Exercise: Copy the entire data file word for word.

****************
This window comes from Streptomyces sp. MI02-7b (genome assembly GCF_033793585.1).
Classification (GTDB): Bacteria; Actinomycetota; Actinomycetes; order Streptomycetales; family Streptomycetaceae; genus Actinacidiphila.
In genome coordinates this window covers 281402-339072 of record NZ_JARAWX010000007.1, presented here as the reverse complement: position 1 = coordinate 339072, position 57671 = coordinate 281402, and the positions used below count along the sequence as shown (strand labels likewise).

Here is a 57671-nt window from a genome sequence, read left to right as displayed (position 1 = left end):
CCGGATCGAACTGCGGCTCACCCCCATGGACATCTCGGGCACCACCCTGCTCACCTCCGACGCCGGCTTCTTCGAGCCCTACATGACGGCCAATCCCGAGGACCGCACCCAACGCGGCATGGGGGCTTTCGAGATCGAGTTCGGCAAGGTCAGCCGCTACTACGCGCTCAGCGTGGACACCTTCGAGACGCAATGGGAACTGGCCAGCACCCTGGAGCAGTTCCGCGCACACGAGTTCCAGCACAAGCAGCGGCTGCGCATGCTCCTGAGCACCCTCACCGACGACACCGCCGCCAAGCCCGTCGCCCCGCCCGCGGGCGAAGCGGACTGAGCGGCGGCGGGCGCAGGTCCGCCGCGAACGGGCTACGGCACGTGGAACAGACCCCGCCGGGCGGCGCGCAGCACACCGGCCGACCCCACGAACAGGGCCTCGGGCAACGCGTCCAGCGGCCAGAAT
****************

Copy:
This window comes from Streptomyces sp. MI02-7b (genome assembly GCF_033793585.1).
Classification (GTDB): Bacteria; Actinomycetota; Actinomycetes; order Streptomycetales; family Streptomycetaceae; genus Actinacidiphila.
In genome coordinates this window covers 281402-339072 of record NZ_JARAWX010000007.1, presented here as the reverse complement: position 1 = coordinate 339072, position 57671 = coordinate 281402, and the positions used below count along the sequence as shown (strand labels likewise).

Here is a 57671-nt window from a genome sequence, read left to right as displayed (position 1 = left end):
CCGGATCGAACTGCGGCTCACCCCCATGGACATCTCGGGCACCACCCTGCTCACCTCCGACGCCGGCTTCTTCGAGCCCTACATGACGGCCAATCCCGAGGACCGCACCCAACGCGGCATGGGGGCTTTCGAGATCGAGTTCGGCAAGGTCAGCCGCTACTACGCGCTCAGCGTGGACACCTTCGAGACGCAATGGGAACTGGCCAGCACCCTGGAGCAGTTCCGCGCACACGAGTTCCAGCACAAGCAGCGGCTGCGCATGCTCCTGAGCACCCTCACCGACGACACCGCCGCCAAGCCCGTCGCCCCGCCCGCGGGCGAAGCGGACTGAGCGGCGGCGGGCGCAGGTCCGCCGCGAACGGGCTACGGCACGTGGAACAGACCCCGCCGGGCGGCGCGCAGCACACCGGCCGACCCCACGAACAGGGCCTCGGGCAACGCGTCCAGCGGCCAGAAT